Practicing Mindfulness: Putting on your Mental Shoes

  Today, let's talk about Sally's recent experience with meditation. She's been practicing more and more lately, but today she didn't have time to practice her meditation before leaving the house, so she decided to do it at work. She shut her office door and set the alarm on her cell phone for 10 minutes. She pushed herself away from the computer, put both feet on the floor, sat up very straight, closed her eyes and began following her breath. She barely made it through one in-out breath cycle before a thought came in. She got caught in the thinking about the thought for a bit, started worrying, and then brought her attention back to her breath. A second or two later, another thought came up and she began chasing that one too, planning something that she could do to "fix" the situation. Then she realized that she had drifted away from following her breath and pulled her attention back again. This pattern continued for a while. Soon her 10 minute timer went off and she returned to work.

Honestly, it was one of those meditation sessions that Sally pretty much pushed herself into because she wanted to keep her commitment to the process and she thought she might feel better afterward. Meditation is sometimes like punching the clock at the gym- whether you feel like it or not- at that particular moment, keeping the commitment to yourself is important.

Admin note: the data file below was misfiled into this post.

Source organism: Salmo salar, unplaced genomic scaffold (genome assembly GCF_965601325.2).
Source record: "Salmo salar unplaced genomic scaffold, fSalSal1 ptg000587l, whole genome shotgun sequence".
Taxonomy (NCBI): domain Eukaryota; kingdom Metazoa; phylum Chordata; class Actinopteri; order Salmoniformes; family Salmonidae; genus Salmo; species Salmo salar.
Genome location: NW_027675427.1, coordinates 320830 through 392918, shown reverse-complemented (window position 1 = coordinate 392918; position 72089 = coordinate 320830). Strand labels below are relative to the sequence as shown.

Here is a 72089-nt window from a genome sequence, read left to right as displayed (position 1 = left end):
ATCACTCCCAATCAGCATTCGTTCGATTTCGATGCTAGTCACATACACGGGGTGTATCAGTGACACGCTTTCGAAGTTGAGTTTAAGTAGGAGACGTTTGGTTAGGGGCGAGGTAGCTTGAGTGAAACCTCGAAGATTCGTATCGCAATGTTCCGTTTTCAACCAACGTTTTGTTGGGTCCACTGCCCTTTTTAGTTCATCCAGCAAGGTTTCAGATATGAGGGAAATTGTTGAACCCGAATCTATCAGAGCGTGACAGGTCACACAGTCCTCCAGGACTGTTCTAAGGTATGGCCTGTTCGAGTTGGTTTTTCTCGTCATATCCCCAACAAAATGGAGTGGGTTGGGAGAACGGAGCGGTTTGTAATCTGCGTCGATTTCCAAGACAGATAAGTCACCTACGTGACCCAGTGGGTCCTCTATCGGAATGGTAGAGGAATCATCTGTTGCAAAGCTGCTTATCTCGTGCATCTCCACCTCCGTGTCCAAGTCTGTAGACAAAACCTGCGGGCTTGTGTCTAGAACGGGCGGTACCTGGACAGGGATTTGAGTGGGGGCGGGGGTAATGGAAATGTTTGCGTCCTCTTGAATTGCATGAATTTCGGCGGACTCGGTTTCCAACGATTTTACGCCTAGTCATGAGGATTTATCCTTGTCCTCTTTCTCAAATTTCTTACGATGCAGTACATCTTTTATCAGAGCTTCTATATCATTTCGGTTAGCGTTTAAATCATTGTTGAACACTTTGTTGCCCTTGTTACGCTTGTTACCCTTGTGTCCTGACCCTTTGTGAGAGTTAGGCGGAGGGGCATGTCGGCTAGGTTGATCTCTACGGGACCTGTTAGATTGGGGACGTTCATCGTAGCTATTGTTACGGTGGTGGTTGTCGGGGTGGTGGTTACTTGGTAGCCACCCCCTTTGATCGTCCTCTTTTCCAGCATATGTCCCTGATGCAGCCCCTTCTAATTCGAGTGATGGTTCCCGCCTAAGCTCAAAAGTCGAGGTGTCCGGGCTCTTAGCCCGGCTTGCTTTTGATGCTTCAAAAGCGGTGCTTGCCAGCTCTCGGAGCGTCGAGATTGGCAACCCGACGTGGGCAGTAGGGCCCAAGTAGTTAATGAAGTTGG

After her timer went off, Sally did feel a sense of calm. She also noticed that she was able to think a bit more clearly. This phenomenon occurs because the orbitofrontal cortex relaxes when it's not stressed out by the amygdala. The amygdala is the stress response center which bombards the orbitofrontal cortex when we feel overwhelmed.

When we meditate- the orbitofrontal cortex, our executive control center which modulates emotions, social reactions, and other decision making and memory areas- gets to chill out and operate at full capacity. Thus, we are better able to operate at full capacity. We are able to think more clearly and respond the way we truly intend to respond. With a regular mindfulness practice, this relaxed, high functioning state becomes more frequent.

ChogyamTrungpaRinpoche explained to his son, SaykongMiphamRinpoche the rationale for mediation. "It's easier to put on a pair of shoes than to wrap the earth in leather".

When we meditate we help ourselves let go of the expectation that the environment (others and circumstance) will change. We realize that what we experience has much to do with the mental shoes we are wearing. The world in fact, is not wrapped in leather; to experience a less stressful reality, we practice.

Love & Light,

Dr. Regina